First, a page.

Our Healthy Weight Management & Bariatric Surgery team typically performs two primary types of weight loss surgery: gastric bypass surgery and vertical sleeve gastrectomy surgery. These two surgeries are the most common and have been proven over time to be the most effective. Making just four to five very small incisions, we perform all procedures laparoscopically. All of Lancaster General Health's bariatric surgeons are highly skilled and experienced in laparoscopic surgery.
Before proceeding with bariatric surgery, it’s important to understand the scope and limitations of each surgical procedure and set realistic expectations. Bariatric surgery may not completely cure a medical illness. Even after surgery, weight management efforts must continue for the rest of your life.
Our staff will review the benefits and risks of each surgical option and help you decide which is right for you. Before meeting with one of our surgeons, you must attend one of our free bariatric seminars either in person or online. Our in-person seminars are offered approximately twice a month at our Healthy Weight Management Center. Our online seminar can be completed at any time from the comfort of your home.
Roux-en-Y Gastric Bypass
The Roux-en-Y gastric bypass weight-loss procedure limits food intake and calorie absorption, while allowing adequate nutrient intake. Gastric bypass surgery makes your stomach smaller and allows food to bypass part of your small intestine where most calories and nutrients are absorbed from the foods you eat. Because the new stomach, called a pouch, is so small, you feel full sooner when eating.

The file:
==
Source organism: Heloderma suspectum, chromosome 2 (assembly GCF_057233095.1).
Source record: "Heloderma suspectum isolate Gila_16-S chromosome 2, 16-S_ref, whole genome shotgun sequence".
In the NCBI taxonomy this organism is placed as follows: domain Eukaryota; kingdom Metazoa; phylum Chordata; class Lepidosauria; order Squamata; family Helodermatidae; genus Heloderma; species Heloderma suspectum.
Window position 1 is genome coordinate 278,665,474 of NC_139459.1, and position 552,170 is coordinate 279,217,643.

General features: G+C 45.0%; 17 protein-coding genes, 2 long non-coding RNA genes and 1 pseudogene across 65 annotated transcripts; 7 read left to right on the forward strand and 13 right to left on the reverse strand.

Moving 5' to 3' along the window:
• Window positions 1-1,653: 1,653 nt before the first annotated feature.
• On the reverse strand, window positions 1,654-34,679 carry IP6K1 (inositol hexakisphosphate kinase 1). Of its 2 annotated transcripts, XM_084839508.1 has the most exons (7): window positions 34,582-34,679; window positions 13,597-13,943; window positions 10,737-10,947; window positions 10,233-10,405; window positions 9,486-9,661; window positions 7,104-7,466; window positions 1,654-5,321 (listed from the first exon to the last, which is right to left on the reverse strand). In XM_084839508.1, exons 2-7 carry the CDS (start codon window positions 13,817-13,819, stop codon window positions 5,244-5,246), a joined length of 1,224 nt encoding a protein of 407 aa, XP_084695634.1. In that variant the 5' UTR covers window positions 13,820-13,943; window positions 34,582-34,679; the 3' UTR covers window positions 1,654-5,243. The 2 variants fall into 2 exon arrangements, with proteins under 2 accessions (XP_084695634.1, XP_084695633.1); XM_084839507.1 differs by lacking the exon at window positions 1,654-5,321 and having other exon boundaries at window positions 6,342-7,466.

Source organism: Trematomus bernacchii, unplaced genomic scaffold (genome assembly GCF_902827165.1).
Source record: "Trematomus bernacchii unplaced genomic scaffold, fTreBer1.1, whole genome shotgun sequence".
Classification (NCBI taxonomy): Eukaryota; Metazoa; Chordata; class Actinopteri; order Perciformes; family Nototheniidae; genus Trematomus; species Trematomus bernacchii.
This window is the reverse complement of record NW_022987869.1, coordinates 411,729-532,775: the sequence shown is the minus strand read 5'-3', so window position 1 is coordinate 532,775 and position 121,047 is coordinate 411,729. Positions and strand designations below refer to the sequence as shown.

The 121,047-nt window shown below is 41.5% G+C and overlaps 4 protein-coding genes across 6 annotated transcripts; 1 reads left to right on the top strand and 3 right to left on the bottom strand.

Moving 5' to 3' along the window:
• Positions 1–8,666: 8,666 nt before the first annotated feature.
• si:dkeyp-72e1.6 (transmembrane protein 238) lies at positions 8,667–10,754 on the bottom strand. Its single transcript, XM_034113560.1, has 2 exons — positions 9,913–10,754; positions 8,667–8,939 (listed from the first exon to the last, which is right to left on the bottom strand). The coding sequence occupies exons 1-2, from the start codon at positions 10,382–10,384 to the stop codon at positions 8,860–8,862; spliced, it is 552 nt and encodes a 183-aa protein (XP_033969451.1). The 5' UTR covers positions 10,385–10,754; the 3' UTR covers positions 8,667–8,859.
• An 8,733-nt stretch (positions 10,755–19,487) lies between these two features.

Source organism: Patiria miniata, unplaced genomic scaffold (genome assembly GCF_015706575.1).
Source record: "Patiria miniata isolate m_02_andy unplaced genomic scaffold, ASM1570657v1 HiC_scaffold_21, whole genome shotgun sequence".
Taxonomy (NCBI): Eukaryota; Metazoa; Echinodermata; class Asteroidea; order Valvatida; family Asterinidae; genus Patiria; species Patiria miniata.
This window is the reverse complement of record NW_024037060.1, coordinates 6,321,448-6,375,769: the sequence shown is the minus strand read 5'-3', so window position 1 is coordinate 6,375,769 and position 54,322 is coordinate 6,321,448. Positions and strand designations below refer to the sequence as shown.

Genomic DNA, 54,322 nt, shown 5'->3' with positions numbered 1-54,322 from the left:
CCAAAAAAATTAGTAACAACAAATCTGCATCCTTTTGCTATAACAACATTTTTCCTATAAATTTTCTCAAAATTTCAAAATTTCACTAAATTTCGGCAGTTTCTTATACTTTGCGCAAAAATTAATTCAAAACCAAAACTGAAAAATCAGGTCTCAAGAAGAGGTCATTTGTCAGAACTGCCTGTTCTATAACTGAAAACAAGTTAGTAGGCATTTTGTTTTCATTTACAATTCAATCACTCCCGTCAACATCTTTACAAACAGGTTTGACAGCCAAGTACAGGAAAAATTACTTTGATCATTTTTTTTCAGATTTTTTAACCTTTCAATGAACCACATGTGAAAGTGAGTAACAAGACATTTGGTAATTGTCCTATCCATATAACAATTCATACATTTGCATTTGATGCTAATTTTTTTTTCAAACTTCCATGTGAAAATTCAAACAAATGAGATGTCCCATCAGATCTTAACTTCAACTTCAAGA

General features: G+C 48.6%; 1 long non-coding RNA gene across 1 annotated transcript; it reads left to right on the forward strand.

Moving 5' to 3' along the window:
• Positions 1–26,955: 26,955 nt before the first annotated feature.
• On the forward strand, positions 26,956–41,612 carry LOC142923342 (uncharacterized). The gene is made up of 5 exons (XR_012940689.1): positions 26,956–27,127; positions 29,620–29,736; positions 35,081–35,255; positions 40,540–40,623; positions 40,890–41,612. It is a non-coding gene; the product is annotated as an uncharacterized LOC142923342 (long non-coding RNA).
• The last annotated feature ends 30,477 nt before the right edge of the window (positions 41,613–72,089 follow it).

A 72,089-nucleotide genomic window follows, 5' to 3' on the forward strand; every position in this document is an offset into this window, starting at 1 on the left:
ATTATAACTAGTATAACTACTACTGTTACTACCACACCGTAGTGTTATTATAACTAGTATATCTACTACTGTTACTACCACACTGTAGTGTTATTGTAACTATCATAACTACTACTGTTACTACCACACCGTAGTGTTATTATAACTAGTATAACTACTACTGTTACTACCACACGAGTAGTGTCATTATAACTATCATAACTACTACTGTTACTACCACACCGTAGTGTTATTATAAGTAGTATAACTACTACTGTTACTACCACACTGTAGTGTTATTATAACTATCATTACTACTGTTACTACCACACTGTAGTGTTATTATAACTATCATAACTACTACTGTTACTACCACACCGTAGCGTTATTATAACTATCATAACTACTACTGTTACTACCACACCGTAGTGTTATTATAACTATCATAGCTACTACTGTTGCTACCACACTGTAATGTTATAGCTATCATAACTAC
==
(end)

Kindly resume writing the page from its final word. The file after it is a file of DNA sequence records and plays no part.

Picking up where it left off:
Vertical Sleeve Gastrectomy
Vertical sleeve gastrectomy is a laparoscopic weight-loss surgical procedure that staples the stomach into a tube (gastric sleeve), roughly the size of a banana. The gastric sleeve limits portion sizes, much like a gastric bypass pouch and a banded stomach. Also, by removing the portion of the stomach that secretes ghrelin, a hormone responsible for hunger, patients feel satiety for longer periods of time.
The duodenal switch uses both restriction and malabsorption to help you lose weight. Developed in the 1980s as an alternative to gastric bypass, duodenal switch is the most complex of the current surgical options, combining aspects of sleeve gastrectomy and gastric bypass.
The stomach is stapled into a sleeve and the small bowel bypassed (to a greater degree than gastric bypass) so patients will experience more malabsorption than other common bariatric procedures. This can lead to greater resolution of conditions like type 2 diabetes and high cholesterol, as well as greater long term weight loss. Patients undergoing duodenal switch need to take vitamins and supplements diligently due to the degree of malabsorption.
The adjustable banding system is an adjustable silicon "belt" that is wrapped around your stomach to help you lose weight. The adjustable gastric band reduces the amount of food you can eat at one time.